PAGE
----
• I am still right to care about the mission. Some people think talking about “mission” is corny. I don’t. I have stood next to our employees as they have helped get systems running that will save lives and speed travel. I am extremely proud of what Perceptics has done to serve the CBP mission and believe that the US is a safer place because identifying vehicles is central to assessing threats at the border. We will not back down from our pride of mission.
  • It’s hard to be caught in the middle. Our prime contractor for CBP work is Unisys. We began working with Unisys in 2009 to help CBP implement the Western Hemisphere Travel Initiative. We worked quickly and effectively to get about 450 lanes of equipment installed in nine months at our nation’s borders, and together successfully achieved a 9/11 Commission recommendation to automate border processing – on time and on budget. We were incredibly proud to work with Unisys to achieve these goals, and we hope to be supporting them again soon.
  • The policy discussion is valid. Perceptics was a central figure in a recent congressional hearing. Discussions ranged from cyber responsibility to criminal charges. It was frightening, and we were dragged through the mud. The mud will wash off, because we believe we were operating within our contracts and using methods accepted for a dozen years. The reality is that biometrics is evolving into a mature technology that will make us safer, allow us to travel more efficiently, and help us find threats and criminals better. However, since the technology is continuously changing, we see the need for an ongoing dialogue to ensure proper privacy and security considerations are accounted for. We look forward to being a part of those discussions and are committed to doing everything necessary to meet the standards that result from them. It is important for authorities to invest time to understand the technology, what it does and doesn’t do, where safeguards should be considered, and engage in a thoughtful dialogue that works to achieve a responsible balance and improves our nation’s security.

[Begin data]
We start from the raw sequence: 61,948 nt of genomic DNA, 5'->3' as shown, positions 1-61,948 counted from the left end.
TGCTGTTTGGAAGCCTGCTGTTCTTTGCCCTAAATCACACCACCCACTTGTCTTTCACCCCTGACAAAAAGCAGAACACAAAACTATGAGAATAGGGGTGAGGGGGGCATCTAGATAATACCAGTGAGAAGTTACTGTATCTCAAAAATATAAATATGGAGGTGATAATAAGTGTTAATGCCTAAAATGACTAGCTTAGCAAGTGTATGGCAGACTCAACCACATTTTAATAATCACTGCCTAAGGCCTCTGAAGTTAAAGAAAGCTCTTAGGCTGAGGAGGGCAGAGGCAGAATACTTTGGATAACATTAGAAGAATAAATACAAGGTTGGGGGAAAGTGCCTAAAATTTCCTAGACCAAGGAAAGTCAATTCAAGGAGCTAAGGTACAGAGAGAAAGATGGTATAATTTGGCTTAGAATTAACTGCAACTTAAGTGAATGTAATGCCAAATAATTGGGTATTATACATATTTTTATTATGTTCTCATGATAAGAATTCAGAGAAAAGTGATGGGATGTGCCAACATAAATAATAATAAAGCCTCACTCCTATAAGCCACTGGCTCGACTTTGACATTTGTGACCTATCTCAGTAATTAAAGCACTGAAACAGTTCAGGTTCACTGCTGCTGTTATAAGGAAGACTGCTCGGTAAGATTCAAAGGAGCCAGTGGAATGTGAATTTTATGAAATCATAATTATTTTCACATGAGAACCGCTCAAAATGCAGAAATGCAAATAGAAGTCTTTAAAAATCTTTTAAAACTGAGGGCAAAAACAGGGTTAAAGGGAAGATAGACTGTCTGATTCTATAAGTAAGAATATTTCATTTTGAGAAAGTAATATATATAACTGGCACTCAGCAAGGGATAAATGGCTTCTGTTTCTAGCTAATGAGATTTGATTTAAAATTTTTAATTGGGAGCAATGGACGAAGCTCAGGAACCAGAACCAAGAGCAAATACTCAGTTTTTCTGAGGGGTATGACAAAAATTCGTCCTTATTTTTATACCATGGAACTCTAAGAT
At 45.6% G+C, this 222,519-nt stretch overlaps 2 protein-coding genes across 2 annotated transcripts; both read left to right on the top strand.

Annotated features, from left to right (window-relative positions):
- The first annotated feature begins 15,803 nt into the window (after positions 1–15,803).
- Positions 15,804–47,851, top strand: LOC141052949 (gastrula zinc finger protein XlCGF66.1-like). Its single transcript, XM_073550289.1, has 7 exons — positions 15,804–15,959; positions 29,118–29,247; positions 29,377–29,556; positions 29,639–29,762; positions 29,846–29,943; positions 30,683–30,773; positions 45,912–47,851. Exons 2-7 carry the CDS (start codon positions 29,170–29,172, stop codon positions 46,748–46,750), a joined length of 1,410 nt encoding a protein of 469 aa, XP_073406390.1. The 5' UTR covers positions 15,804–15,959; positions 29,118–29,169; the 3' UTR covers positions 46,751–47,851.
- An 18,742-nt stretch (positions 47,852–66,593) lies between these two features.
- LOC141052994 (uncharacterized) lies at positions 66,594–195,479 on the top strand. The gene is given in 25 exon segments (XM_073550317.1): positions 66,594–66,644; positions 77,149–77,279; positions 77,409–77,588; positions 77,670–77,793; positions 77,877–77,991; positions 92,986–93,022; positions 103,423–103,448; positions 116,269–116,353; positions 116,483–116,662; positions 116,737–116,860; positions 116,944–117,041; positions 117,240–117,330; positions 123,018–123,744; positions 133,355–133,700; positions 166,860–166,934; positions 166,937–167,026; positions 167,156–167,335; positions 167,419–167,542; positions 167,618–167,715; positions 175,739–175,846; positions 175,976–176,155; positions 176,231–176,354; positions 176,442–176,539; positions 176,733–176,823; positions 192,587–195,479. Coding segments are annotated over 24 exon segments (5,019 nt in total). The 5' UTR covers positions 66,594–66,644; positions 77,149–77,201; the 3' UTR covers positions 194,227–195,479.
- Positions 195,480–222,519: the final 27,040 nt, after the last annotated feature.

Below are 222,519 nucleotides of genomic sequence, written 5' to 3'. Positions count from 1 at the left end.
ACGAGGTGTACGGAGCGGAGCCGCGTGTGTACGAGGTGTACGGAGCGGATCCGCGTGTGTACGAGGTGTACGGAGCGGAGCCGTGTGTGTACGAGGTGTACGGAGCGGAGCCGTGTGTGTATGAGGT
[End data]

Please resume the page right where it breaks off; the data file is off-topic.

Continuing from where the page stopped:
I’ve also learned some things about my blessings, which are plentiful. I am thankful. I am thankful for all the people above, who I know are doing the right thing. In fact, I am counting on them to do the right thing. I am thankful for the outstanding Americans at Perceptics who I hope will be back hard at work on our borders soon.

The views expressed here are the writer’s and are not necessarily endorsed by Homeland Security Today, which welcomes a broad range of viewpoints in support of securing our homeland. To submit a piece for consideration, email [email protected]. Our editorial guidelines can be found here.

Contractor ‘Potentially’ Could Face Criminal Charges for Hacked Biometric Data, Says CBP’s Wagner

author avatar
John Dalton
John Dalton is CEO of Perceptics, LLC, a Tennessee-based manufacturer of high-accuracy license plate readers provided to U.S. Customs and Border Protection (CBP) for more than 30 years.
John Dalton
John Dalton
John Dalton is CEO of Perceptics, LLC, a Tennessee-based manufacturer of high-accuracy license plate readers provided to U.S. Customs and Border Protection (CBP) for more than 30 years.